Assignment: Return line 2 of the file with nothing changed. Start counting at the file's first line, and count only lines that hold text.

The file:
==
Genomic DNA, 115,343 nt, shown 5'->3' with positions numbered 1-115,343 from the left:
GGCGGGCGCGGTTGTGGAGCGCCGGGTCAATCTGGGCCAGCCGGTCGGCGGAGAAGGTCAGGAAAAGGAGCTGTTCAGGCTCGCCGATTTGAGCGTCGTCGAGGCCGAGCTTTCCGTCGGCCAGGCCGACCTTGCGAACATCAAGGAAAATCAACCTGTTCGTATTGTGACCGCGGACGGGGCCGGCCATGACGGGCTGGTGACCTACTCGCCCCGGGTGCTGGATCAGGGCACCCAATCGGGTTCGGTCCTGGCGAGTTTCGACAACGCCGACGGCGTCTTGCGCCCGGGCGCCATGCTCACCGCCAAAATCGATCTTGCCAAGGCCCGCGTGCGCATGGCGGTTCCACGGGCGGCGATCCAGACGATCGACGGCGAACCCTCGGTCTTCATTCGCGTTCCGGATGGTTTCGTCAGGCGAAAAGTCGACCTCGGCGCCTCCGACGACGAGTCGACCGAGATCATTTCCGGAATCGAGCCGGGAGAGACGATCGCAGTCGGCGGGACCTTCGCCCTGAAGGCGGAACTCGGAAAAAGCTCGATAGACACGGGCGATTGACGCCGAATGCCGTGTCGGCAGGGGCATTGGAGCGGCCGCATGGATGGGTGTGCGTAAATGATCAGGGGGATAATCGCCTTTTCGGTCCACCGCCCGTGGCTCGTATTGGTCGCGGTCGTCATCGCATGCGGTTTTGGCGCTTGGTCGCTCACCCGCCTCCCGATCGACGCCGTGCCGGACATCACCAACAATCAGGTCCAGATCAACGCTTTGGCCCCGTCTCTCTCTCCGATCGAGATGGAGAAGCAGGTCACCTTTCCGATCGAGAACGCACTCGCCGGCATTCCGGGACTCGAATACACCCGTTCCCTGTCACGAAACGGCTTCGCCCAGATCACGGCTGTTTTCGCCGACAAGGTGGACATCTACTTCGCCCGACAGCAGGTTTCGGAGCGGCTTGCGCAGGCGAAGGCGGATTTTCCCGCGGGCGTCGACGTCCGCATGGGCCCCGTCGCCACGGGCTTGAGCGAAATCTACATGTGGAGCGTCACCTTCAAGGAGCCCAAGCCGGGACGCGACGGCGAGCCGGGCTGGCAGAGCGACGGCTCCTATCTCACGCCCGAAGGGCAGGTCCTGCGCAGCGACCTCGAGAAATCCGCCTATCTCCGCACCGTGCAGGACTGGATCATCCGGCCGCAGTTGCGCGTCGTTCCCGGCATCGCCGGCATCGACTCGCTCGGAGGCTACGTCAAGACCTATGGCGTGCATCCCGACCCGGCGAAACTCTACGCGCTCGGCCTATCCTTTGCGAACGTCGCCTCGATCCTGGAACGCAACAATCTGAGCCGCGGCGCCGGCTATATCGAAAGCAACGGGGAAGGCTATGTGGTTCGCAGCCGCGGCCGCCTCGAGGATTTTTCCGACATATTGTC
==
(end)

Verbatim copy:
GGCGGGCGCGGTTGTGGAGCGCCGGGTCAATCTGGGCCAGCCGGTCGGCGGAGAAGGTCAGGAAAAGGAGCTGTTCAGGCTCGCCGATTTGAGCGTCGTCGAGGCCGAGCTTTCCGTCGGCCAGGCCGACCTTGCGAACATCAAGGAAAATCAACCTGTTCGTATTGTGACCGCGGACGGGGCCGGCCATGACGGGCTGGTGACCTACTCGCCCCGGGTGCTGGATCAGGGCACCCAATCGGGTTCGGTCCTGGCGAGTTTCGACAACGCCGACGGCGTCTTGCGCCCGGGCGCCATGCTCACCGCCAAAATCGATCTTGCCAAGGCCCGCGTGCGCATGGCGGTTCCACGGGCGGCGATCCAGACGATCGACGGCGAACCCTCGGTCTTCATTCGCGTTCCGGATGGTTTCGTCAGGCGAAAAGTCGACCTCGGCGCCTCCGACGACGAGTCGACCGAGATCATTTCCGGAATCGAGCCGGGAGAGACGATCGCAGTCGGCGGGACCTTCGCCCTGAAGGCGGAACTCGGAAAAAGCTCGATAGACACGGGCGATTGACGCCGAATGCCGTGTCGGCAGGGGCATTGGAGCGGCCGCATGGATGGGTGTGCGTAAATGATCAGGGGGATAATCGCCTTTTCGGTCCACCGCCCGTGGCTCGTATTGGTCGCGGTCGTCATCGCATGCGGTTTTGGCGCTTGGTCGCTCACCCGCCTCCCGATCGACGCCGTGCCGGACATCACCAACAATCAGGTCCAGATCAACGCTTTGGCCCCGTCTCTCTCTCCGATCGAGATGGAGAAGCAGGTCACCTTTCCGATCGAGAACGCACTCGCCGGCATTCCGGGACTCGAATACACCCGTTCCCTGTCACGAAACGGCTTCGCCCAGATCACGGCTGTTTTCGCCGACAAGGTGGACATCTACTTCGCCCGACAGCAGGTTTCGGAGCGGCTTGCGCAGGCGAAGGCGGATTTTCCCGCGGGCGTCGACGTCCGCATGGGCCCCGTCGCCACGGGCTTGAGCGAAATCTACATGTGGAGCGTCACCTTCAAGGAGCCCAAGCCGGGACGCGACGGCGAGCCGGGCTGGCAGAGCGACGGCTCCTATCTCACGCCCGAAGGGCAGGTCCTGCGCAGCGACCTCGAGAAATCCGCCTATCTCCGCACCGTGCAGGACTGGATCATCCGGCCGCAGTTGCGCGTCGTTCCCGGCATCGCCGGCATCGACTCGCTCGGAGGCTACGTCAAGACCTATGGCGTGCATCCCGACCCGGCGAAACTCTACGCGCTCGGCCTATCCTTTGCGAACGTCGCCTCGATCCTGGAACGCAACAATCTGAGCCGCGGCGCCGGCTATATCGAAAGCAACGGGGAAGGCTATGTGGTTCGCAGCCGCGGCCGCCTCGAGGATTTTTCCGACATATTGTC